New research identifies 3 factors that promote feelings of a ‘life well lived’

A new article published in Frontiers in Psychology attempts to quantify the factors that lead to a fulfilled life, such as the ability to pursue one’s own goals, take advantage of opportunities, and have the courage to do what one thinks is most important in life. According to the researchers, people derive their fulfillment from many things, but three factors dominate. They call these factors: “expanded self and life”, “meaningful life” and “positive impact and legacy”.

“Expanded self and life, life worth living, and positive impact and legacy are unique characteristics of flourishing and set it apart from other concepts such as happiness,” Doris Baumann says. and Willibald Ruch, psychologists at the University of Zurich in Switzerland and lead authors of the study. to research. “It’s not accomplishment per se, but what feels worthy and stays worthy later in life that fulfills a human.”

Here is how researchers define the components of life flourishing:

  • Self and life unfolded refers to the extent to which one can pursue personally meaningful projects, be oneself, and live a real life.
  • A dignified life relates to the perception that one can invest one’s own abilities well and that one can live a meaningful and worthwhile life.
  • Positive impact and legacy means making a positive difference, leaving something of value, and doing something with your life that matters to others.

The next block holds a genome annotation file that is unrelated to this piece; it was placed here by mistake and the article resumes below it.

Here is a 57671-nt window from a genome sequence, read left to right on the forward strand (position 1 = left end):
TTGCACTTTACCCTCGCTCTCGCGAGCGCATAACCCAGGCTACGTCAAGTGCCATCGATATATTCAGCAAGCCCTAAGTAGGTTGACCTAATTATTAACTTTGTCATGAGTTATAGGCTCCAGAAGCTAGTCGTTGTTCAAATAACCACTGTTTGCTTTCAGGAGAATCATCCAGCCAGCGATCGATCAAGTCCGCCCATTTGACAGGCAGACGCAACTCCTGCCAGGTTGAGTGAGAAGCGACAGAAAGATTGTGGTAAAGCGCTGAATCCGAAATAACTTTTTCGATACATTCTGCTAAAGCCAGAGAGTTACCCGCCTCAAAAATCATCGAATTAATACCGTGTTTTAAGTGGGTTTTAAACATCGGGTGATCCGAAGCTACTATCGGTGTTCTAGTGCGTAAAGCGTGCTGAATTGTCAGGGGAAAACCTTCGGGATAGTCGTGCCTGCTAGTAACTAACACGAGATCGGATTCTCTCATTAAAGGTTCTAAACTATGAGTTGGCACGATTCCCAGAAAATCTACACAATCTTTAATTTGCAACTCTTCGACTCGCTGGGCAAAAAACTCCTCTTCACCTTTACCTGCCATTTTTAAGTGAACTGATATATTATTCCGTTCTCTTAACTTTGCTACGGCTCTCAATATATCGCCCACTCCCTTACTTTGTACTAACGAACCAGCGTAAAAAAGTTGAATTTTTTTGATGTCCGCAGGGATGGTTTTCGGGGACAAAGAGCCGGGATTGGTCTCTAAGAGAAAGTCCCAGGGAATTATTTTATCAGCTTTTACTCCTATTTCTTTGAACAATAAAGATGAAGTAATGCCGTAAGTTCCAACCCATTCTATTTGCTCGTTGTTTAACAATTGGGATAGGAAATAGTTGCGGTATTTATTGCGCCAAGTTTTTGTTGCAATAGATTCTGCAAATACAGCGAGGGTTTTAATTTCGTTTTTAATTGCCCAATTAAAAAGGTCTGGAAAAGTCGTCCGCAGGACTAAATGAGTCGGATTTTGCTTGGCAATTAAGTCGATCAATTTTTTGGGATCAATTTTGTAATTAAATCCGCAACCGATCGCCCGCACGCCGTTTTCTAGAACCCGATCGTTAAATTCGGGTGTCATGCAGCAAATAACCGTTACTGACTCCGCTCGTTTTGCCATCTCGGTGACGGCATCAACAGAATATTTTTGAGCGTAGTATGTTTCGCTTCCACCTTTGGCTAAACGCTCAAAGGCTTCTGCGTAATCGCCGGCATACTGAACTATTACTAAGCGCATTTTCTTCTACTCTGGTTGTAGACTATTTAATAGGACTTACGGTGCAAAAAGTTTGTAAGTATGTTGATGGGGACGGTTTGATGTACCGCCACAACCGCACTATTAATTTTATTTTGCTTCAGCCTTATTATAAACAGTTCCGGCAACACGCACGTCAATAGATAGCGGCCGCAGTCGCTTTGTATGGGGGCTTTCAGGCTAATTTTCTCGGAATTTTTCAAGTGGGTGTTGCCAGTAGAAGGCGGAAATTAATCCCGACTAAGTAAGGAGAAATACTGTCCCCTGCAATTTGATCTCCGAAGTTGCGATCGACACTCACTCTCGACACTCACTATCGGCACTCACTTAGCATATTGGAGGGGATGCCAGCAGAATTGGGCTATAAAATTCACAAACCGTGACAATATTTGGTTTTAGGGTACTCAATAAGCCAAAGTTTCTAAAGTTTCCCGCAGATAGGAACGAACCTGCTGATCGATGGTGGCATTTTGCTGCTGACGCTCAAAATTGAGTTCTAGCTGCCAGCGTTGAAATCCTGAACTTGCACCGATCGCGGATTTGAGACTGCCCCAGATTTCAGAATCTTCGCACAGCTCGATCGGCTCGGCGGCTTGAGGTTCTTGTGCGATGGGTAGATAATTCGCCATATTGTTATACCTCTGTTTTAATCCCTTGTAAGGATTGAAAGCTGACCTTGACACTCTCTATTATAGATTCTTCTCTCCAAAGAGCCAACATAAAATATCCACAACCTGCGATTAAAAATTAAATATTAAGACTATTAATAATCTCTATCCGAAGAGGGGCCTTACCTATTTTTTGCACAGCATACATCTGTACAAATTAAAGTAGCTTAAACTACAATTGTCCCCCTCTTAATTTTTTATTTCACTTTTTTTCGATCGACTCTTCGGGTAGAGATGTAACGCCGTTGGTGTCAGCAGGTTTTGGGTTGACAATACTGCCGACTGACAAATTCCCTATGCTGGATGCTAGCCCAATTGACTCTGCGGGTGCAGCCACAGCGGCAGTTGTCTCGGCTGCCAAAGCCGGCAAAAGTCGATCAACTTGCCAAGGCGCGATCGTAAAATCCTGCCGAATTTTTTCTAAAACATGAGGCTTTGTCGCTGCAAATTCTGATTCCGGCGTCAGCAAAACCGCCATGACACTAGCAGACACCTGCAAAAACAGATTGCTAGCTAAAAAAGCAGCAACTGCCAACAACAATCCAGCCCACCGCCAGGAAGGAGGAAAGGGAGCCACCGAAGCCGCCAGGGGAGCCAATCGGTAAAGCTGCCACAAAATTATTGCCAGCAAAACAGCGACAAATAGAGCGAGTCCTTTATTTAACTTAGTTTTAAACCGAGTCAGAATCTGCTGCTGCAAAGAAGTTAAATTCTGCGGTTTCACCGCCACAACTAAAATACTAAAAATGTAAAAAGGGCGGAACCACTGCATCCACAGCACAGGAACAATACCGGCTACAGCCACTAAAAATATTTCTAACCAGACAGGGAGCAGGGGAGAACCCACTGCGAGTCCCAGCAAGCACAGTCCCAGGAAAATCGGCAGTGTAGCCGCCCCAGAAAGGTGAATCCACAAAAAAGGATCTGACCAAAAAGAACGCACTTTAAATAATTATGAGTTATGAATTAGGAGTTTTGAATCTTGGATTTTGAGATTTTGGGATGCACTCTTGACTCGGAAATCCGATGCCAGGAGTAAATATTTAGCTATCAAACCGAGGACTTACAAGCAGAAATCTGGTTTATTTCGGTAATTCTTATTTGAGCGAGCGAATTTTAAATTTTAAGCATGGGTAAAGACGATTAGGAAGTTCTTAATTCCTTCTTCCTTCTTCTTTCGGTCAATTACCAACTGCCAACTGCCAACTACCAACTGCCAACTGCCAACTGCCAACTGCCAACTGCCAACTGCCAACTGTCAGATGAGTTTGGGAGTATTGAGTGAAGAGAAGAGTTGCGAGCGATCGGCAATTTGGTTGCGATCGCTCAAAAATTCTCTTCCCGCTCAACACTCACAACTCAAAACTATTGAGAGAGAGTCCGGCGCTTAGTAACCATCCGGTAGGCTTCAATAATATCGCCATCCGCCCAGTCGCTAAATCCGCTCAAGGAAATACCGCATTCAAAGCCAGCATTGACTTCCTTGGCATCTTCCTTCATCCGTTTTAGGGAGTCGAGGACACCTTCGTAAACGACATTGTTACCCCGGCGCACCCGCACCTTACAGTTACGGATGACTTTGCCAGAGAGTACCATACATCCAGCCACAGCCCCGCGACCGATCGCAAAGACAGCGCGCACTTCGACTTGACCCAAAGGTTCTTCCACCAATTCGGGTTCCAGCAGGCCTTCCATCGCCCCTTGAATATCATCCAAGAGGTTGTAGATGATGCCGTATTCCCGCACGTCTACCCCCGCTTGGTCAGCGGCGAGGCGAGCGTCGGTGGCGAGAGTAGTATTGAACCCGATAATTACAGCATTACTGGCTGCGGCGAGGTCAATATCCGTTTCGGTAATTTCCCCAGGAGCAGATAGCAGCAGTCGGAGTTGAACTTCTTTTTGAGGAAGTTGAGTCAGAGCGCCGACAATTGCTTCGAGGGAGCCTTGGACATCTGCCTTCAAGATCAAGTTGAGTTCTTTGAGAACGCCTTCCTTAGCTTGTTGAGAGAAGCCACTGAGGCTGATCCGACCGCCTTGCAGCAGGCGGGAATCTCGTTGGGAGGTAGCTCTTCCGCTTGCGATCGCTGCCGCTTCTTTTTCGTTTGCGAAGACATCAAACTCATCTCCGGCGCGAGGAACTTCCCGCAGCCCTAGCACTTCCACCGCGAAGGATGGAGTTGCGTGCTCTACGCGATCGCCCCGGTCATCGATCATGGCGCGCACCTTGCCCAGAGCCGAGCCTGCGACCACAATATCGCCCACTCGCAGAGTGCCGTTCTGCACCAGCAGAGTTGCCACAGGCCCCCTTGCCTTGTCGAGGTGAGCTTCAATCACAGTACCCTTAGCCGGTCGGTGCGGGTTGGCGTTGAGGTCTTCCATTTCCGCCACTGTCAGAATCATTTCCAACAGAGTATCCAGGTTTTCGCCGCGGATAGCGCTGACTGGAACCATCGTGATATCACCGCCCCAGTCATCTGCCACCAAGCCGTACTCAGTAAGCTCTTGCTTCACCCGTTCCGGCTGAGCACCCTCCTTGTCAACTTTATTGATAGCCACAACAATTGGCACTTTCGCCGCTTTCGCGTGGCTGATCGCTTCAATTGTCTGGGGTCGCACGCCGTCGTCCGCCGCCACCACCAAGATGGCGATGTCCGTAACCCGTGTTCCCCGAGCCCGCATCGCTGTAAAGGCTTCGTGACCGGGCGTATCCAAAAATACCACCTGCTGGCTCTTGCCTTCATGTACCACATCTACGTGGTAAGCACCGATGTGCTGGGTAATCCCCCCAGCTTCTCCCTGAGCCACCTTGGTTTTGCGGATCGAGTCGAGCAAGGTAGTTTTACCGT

To better understand the composition of life fulfilment, the researchers studied perceptions of life fulfilment in two samples – the first among 282 adults, aged 50 to 93, and the second in a sample of 406 adults, aged 40 to 85. They asked participants how concepts such as making a positive difference, pursuing authentic pursuits, being true to themselves, making a contribution, being honest, and having a calling influenced the degree to which people felt fulfilled in their lives.

The authors found that the three-pronged criteria were the most accurate way to summarize the patterns they observed in the data.

They also found that people who viewed the topic of a fulfilling life as important and who spent more time thinking about it rated their lives as more fulfilled.

Beyond their criteria, the authors also point out that certain character strengths are linked to the fulfillment of life.

“The character strengths of hope, striving for goals, and zest (for example, doing things wholeheartedly) are important for a fulfilling life,” they say. “Other strengths such as social intelligence, leadership, perspective and bravery are also relevant.”

The authors reported no association between life fulfilment and gender, but found that life fulfilment increased slightly with age. Married people and parents also reported higher levels of fulfillment in their lives, particularly on the ‘dignified life’ dimension.

Other factors that supported a fulfilling life were:

  • Volunteering
  • Spirituality
  • Financial stability
  • Education
  • Positive childhood experiences

The researchers note that leading a fulfilling life is a long-term process, not one that can be achieved in a short time. It also requires a spirit of giving.

“The good life is not a self-centered life,” they say. “Helping others, sharing your experiences or making a difference in your environment — which can happen on a small scale — makes people feel like their lives matter. The beauty of this concept is that one can make a positive difference in another person’s life, regardless of age or resources.

A full interview with Doris Baumann and Willibald Ruch discussing their research on life flourishing can be found here: Inspire wisdom on how to live a fulfilling life


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